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A Knowledge Base for the Teaching Profession: What Would It Look Like and How Can We Get One?

A Knowledge Base for the Teaching Profession: What Would It Look Like and How Can We Get One? To improve classroom teaching in a steady, lasting way, the teaching profession needs a knowledge base that grows and improves. In spite of the continuing efforts of researchers, archived research knowledge has had little effect on the improvement of practice in the average classroom. We explore the possibility of building a useful knowledge base for teaching by beginning with practitioners’ knowledge. We outline key features of this knowledge and identify the requirements for this knowledge to be transformed into a professional knowledge base for teaching. By reviewing educational history, we offer an incomplete explanation for why the United States has no countrywide system that meets these requirements. We conclude by wondering if U.S. researchers and teachers can make different choices in the future to enable a system for building and sustaining a professional knowledge base for teaching. http://www.deepdyve.com/assets/images/DeepDyve-Logo-lg.png Educational Researcher SAGE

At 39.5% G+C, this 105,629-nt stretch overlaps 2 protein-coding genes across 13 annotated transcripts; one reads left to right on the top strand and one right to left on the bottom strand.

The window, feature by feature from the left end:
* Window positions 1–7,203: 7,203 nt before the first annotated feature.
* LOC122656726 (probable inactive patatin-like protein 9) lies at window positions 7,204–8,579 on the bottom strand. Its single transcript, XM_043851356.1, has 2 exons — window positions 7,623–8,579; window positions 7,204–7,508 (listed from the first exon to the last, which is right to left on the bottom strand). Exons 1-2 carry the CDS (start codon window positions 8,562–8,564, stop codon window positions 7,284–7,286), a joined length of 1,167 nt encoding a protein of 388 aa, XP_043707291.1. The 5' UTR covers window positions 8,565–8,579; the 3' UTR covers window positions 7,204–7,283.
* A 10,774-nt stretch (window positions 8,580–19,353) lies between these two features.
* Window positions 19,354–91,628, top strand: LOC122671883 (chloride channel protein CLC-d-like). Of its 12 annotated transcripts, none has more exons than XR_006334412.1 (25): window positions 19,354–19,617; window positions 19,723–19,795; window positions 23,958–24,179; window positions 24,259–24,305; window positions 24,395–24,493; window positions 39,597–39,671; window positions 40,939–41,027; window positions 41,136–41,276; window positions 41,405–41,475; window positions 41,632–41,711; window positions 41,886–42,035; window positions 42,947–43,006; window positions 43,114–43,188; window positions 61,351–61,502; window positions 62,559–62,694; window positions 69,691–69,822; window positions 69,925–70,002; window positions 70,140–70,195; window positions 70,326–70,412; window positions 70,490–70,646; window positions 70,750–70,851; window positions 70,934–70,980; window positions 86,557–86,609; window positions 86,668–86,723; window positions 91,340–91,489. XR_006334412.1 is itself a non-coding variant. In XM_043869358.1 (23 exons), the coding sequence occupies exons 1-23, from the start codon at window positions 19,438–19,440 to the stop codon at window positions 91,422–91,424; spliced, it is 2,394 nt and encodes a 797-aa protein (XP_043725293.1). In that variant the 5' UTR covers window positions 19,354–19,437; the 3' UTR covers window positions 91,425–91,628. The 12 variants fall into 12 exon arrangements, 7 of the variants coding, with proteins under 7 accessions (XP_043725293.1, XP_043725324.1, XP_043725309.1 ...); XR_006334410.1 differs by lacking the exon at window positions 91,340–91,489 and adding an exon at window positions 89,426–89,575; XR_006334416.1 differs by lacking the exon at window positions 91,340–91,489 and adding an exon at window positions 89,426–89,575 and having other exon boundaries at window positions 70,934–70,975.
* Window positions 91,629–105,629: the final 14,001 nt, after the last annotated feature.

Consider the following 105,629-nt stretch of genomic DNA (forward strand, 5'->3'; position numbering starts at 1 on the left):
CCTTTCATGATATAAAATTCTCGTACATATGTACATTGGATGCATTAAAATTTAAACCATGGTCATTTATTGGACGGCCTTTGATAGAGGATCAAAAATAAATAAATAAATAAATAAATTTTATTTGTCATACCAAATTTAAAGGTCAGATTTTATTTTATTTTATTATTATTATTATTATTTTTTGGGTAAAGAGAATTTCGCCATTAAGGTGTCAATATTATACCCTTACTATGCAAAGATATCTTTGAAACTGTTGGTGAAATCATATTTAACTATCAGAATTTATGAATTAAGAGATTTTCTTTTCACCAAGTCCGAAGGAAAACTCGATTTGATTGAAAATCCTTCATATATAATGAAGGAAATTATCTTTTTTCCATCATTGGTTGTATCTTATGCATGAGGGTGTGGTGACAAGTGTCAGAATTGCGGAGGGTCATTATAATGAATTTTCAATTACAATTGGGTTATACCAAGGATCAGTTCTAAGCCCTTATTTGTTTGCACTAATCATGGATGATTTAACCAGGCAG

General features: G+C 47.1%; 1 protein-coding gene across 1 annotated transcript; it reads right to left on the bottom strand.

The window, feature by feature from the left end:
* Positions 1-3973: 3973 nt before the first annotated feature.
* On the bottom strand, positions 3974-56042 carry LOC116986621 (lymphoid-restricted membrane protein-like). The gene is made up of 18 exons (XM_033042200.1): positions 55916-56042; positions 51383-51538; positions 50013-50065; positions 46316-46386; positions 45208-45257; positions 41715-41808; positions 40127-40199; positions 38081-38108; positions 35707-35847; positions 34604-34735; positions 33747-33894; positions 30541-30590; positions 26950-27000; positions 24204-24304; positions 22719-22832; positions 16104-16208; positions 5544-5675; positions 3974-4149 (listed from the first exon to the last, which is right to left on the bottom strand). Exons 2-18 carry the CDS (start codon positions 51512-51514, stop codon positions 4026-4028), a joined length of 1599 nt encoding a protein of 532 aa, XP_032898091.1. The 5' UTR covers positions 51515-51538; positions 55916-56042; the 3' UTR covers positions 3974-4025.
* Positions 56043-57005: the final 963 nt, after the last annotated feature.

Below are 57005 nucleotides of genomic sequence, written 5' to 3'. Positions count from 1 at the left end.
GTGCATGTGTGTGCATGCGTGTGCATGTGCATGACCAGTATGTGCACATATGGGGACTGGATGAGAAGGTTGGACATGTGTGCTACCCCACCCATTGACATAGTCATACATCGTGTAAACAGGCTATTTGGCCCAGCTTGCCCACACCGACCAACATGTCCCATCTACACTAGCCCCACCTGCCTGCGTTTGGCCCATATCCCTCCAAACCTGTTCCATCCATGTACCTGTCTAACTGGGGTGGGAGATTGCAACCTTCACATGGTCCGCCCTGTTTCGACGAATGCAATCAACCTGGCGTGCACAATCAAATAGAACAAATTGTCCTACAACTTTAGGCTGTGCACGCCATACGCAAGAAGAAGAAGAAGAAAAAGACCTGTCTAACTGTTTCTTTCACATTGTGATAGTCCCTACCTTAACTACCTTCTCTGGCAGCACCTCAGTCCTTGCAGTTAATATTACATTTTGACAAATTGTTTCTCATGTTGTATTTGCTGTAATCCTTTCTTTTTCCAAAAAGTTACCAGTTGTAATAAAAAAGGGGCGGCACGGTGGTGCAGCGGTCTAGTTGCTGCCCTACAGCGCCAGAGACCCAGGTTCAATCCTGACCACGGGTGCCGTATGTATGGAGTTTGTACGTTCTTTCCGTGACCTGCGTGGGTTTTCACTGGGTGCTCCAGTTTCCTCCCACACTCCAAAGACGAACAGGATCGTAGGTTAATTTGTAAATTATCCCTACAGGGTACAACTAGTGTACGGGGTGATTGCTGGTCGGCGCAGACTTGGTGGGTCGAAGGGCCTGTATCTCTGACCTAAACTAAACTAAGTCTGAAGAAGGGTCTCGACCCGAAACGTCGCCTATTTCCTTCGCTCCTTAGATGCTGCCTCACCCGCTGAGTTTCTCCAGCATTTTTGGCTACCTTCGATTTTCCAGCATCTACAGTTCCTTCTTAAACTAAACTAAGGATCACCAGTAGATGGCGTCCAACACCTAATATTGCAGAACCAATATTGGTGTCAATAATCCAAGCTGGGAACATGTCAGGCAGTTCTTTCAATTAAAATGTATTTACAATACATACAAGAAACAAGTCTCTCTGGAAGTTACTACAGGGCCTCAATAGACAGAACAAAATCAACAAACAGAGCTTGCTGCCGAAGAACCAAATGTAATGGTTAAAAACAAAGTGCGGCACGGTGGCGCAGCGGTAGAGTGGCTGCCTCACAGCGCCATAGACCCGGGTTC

A Knowledge Base for the Teaching Profession: What Would It Look Like and How Can We Get One?

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References (106)

Publisher
SAGE
Copyright
Copyright © by SAGE Publications
ISSN
0013-189X
eISSN
1935-102X
DOI
10.3102/0013189X031005003
Publisher site
See Article on Publisher Site

Abstract

To improve classroom teaching in a steady, lasting way, the teaching profession needs a knowledge base that grows and improves. In spite of the continuing efforts of researchers, archived research knowledge has had little effect on the improvement of practice in the average classroom. We explore the possibility of building a useful knowledge base for teaching by beginning with practitioners’ knowledge. We outline key features of this knowledge and identify the requirements for this knowledge to be transformed into a professional knowledge base for teaching. By reviewing educational history, we offer an incomplete explanation for why the United States has no countrywide system that meets these requirements. We conclude by wondering if U.S. researchers and teachers can make different choices in the future to enable a system for building and sustaining a professional knowledge base for teaching.

Journal

Educational ResearcherSAGE

Published: Jun 1, 2002

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